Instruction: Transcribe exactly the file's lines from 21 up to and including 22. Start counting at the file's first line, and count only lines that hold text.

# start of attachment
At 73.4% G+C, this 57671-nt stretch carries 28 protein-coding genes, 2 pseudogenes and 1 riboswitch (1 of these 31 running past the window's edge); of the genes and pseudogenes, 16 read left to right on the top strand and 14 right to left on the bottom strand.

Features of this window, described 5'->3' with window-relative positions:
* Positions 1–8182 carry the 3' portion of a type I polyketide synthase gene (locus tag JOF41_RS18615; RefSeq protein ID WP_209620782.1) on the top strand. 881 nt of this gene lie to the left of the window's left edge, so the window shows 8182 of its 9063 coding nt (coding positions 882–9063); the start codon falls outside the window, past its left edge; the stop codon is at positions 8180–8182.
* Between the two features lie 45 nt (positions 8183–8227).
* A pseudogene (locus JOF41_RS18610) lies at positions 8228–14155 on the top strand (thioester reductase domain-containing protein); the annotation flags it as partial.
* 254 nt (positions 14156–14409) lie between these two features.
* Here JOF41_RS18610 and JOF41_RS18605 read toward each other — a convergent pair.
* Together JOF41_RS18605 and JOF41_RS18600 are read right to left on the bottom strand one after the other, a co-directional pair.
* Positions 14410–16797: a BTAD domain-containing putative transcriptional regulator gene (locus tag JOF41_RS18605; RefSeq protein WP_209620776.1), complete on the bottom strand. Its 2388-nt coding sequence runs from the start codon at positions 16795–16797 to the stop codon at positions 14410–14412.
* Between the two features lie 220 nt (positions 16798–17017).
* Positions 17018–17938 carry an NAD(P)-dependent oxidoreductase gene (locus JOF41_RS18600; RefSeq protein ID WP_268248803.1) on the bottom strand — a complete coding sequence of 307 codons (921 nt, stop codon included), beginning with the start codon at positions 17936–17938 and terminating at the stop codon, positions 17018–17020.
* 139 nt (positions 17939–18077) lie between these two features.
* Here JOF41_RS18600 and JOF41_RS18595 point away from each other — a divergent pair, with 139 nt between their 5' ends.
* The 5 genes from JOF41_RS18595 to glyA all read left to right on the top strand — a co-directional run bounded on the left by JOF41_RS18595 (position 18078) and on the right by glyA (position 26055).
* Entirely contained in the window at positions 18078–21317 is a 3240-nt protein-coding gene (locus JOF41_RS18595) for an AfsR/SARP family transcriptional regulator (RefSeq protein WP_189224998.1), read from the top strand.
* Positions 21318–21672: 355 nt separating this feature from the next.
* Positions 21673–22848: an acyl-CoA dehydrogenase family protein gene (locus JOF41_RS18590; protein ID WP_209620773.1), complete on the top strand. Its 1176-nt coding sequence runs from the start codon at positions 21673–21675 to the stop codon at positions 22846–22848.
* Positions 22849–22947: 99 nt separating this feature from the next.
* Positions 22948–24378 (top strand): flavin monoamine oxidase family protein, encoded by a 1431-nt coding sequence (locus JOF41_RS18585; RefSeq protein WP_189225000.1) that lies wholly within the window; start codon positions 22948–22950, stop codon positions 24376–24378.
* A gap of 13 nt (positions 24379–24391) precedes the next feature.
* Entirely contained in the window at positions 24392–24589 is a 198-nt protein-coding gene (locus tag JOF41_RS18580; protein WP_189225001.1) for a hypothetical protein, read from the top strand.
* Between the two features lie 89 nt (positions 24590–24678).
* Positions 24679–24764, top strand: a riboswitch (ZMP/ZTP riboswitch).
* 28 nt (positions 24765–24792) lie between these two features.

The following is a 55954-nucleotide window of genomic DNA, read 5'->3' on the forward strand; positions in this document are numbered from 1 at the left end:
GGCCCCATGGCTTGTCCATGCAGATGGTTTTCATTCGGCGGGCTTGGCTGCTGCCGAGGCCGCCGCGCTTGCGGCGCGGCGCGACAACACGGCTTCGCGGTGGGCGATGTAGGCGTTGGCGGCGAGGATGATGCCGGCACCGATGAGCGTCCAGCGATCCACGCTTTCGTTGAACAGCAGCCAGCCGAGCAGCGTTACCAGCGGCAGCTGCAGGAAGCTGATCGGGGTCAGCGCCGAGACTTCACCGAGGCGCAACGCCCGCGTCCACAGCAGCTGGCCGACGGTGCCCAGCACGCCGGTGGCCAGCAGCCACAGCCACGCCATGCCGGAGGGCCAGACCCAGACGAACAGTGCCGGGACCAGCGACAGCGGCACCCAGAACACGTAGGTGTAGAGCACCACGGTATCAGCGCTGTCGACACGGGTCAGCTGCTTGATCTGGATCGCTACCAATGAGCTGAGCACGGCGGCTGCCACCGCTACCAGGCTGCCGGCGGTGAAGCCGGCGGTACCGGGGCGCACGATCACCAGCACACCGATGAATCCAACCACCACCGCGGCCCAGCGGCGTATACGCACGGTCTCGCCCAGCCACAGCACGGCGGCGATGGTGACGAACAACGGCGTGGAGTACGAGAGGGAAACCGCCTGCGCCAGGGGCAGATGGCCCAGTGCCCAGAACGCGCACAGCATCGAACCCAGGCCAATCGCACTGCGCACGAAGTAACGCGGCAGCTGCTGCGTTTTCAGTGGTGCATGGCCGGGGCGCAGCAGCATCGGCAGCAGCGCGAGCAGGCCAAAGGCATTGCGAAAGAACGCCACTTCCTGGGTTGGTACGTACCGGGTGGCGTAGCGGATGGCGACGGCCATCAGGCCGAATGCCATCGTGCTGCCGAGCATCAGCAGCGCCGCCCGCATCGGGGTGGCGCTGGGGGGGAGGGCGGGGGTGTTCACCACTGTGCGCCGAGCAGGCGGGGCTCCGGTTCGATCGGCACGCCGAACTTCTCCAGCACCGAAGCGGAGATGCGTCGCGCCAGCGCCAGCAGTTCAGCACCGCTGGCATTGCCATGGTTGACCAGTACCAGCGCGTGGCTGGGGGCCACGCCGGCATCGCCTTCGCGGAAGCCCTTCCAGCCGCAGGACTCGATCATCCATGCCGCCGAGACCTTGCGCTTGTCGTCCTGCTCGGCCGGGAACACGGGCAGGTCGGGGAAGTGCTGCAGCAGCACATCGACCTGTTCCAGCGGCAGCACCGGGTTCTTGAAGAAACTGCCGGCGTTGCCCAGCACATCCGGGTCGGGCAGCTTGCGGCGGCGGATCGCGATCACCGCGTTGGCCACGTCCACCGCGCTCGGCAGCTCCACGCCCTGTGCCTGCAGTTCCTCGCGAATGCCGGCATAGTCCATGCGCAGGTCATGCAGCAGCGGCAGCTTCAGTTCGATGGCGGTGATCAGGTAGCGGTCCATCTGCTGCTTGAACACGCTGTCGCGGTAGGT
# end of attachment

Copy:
* Entirely contained in the window at positions 24392–24589 is a 198-nt protein-coding gene (locus tag JOF41_RS18580; protein WP_189225001.1) for a hypothetical protein, read from the top strand.
* Between the two features lie 89 nt (positions 24590–24678).